Would you still plan to retire at 72? Your student loans could take many more years to pay off if you don't quickly become a high-earning architect, so consider your next move carefully and receive as much unbiased counsel as you can before making a final decision.
DEAR ABBY: I have been married to "Oscar" for more than 30 years. He has been inattentive for more than 25 of those years. Over the last 15 years, I have found erectile dysfunction medications in his vehicles. Oscar claims he knows nothing about them. He lies constantly, even when the evidence is right in front of him. When I ask him if he is seeing other women, he claims to be impotent and tells me I am crazy.
I had an affair at 55 to try to raise my self-esteem. I once was very beautiful and even now, at age 68, I look quite good. I have stayed with my husband out of habit in spite of his hurtful comments and lack of affection.
Oscar has told me that if I need affection, "go get a job in a whorehouse." I have had three back surgeries in less than a year, and when I cry with pain, he gets annoyed and tells me to cut it out.
He's a narcissist and not much to look at. He goes out of his way to please strangers to make himself look good, but when I need a hand, I'm a "b----," and my husband doesn't lift a finger. Advice, please! -- UNHAPPY IN NEW YORK
DEAR UNHAPPY: You have put up with this for how long? Your relationship with this man (I hesitate to call him a "husband") is clearly loveless. Instead of asking me for advice, look within and ask yourself, "Is this really the way I want to spend the rest of my life?" When the chips are down and you need Oscar's help, he not only turns his back but also calls you a b---- for asking.
Because you know he's cheating, hire a private detective for a month and find out who with. Then talk to a lawyer about what your rights are as a wronged wife in New York.
DEAR ABBY: I have a neighbor who stops by several times a week unannounced and uninvited. What complicates the matter is that he has some form of mental disability. He's in his 20s and lives with his mother a block away from us. We tolerated his presence when he used to stop by only occasionally, but since meeting my 24-year-old daughter who is staying with us, his visits have increased to about five times a week.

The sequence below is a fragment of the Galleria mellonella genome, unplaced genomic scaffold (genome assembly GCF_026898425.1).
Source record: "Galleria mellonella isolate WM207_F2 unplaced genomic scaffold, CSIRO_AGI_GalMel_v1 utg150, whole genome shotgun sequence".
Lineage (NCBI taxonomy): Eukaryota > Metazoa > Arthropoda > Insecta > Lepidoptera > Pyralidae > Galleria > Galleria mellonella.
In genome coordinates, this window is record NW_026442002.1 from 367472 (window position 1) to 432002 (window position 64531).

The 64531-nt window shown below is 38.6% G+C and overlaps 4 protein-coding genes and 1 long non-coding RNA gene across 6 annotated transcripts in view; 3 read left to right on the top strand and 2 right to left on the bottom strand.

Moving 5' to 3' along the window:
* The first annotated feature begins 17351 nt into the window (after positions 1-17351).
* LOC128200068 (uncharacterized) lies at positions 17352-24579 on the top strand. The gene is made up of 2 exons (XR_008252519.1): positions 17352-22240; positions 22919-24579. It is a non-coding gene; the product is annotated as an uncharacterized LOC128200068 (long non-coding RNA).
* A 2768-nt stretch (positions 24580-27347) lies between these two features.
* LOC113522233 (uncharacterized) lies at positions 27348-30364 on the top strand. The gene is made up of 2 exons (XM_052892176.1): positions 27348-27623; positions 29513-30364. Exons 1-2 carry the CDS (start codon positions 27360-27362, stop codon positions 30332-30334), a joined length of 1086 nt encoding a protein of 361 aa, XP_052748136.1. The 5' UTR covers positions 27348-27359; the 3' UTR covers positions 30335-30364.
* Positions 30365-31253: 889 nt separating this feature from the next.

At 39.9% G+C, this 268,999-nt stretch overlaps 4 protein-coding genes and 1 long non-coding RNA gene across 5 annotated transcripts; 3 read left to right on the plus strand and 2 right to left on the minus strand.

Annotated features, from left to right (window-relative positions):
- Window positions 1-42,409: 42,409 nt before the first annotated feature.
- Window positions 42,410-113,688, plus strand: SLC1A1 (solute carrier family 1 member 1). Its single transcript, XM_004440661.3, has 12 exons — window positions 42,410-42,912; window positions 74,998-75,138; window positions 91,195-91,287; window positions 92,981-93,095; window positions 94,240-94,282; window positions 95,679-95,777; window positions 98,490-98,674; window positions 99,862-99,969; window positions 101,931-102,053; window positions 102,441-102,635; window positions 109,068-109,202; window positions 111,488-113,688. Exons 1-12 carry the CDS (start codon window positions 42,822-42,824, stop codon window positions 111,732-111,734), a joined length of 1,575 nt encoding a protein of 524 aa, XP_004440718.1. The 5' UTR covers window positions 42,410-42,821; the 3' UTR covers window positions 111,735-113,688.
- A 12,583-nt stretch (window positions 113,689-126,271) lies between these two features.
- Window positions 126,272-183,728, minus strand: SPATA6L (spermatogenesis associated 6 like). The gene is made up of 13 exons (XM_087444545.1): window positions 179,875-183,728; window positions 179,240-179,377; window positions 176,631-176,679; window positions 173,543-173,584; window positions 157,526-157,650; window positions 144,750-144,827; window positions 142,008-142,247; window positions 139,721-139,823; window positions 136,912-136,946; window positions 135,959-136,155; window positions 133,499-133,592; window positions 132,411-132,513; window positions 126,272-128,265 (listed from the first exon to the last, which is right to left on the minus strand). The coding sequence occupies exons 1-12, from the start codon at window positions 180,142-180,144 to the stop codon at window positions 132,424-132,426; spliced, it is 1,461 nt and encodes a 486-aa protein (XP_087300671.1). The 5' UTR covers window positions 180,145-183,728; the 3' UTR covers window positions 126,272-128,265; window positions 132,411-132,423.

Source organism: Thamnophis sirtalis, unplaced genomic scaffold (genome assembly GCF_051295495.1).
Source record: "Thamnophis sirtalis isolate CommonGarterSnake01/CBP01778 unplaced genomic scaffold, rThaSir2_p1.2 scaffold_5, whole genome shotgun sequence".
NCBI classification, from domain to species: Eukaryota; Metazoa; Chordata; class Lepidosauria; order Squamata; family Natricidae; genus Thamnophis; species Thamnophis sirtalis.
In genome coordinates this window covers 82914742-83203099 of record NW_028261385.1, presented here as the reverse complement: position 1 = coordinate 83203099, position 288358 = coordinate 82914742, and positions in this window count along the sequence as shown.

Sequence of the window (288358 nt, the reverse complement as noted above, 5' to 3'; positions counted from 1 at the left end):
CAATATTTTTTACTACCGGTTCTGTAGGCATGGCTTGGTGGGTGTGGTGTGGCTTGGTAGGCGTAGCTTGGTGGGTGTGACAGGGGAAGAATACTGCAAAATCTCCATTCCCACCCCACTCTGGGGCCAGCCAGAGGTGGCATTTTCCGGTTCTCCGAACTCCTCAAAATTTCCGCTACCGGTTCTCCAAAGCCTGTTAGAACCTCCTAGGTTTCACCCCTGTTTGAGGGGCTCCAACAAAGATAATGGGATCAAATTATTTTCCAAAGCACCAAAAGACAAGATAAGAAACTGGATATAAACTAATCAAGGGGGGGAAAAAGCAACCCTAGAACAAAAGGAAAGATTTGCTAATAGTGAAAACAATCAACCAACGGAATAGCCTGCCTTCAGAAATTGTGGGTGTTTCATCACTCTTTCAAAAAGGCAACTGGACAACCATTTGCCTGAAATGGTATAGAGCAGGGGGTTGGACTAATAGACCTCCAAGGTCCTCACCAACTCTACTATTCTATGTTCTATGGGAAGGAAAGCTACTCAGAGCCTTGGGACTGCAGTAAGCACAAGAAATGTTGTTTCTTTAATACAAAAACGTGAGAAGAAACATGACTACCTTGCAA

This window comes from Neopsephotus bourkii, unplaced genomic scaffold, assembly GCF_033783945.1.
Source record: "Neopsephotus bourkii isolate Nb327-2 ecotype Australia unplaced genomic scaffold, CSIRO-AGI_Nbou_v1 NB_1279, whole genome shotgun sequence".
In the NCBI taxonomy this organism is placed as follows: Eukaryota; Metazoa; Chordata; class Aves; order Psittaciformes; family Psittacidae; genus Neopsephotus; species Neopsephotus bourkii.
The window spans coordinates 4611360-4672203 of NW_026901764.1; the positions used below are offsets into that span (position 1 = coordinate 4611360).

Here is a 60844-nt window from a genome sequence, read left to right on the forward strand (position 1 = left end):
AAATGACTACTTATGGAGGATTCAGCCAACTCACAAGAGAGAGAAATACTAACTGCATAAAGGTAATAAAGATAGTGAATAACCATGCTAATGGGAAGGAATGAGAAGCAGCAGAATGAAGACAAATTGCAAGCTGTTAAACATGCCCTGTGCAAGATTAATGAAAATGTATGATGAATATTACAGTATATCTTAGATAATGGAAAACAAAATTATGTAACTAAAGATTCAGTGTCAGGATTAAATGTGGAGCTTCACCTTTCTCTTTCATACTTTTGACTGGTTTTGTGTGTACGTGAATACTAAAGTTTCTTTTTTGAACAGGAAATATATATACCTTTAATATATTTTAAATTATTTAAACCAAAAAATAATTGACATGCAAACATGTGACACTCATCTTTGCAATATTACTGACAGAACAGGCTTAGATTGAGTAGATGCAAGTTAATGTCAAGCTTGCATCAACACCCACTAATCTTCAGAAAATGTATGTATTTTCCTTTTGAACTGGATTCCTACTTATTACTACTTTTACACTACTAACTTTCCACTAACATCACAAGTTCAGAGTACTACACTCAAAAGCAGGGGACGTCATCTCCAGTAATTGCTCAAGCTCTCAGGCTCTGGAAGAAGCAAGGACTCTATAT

When he comes over, he can be very demanding and rude. For example, if someone is sitting in "his seat," he assertively tells them they must get up. Other times he'll interrupt my daughter to tell her to come watch TV with him or sit next to him. In response, she tells him, "No, thank you."
We don't want to be rude, but his visits are making everyone uncomfortable and have become an issue of boundaries. How do we tell him and his mother we would like him to stop coming over? -- UNWELCOME NEIGHBOR IN FLORIDA
DEAR NEIGHBOR: That young man is lonely, but it should not be your responsibility to entertain him. Tell his mother exactly what you have written to me. It should be up to her to tell her son to stop dropping over. Depending upon how disabled he is, he should be working or in a program where he can do something constructive with his time.
DEAR ABBY: My mother-in-law constantly talks to my husband about committing suicide because she's not happy with her life or her husband. My husband worries all the time and has offered to let her come stay with us for a while.
To me, this would be a nightmare. I can't be around her more than two or three days, and she has "hinted" that she would like to move in permanently with us. I have told my husband how I feel, but he's terrified she will follow through. How can I fix this? Should I tell her how I feel? -- SCARED IN THE SOUTH
DEAR SCARED: If your mother-in-law moves in with you, it will probably spell the end of your marriage. She needs more help than you or her son is qualified to give. Explain this to your husband. His mother may suffer from chronic depression or be trying to manipulate her son through emotional blackmail. If he really wants to help his mother, he will make sure she is evaluated by a licensed mental health professional.
Dear Abby is written by Abigail Van Buren, also known as Jeanne Phillips, and was founded by her mother, Pauline Phillips. Contact Dear Abby at www.DearAbby.com or P.O. Box 69440, Los Angeles, CA 90069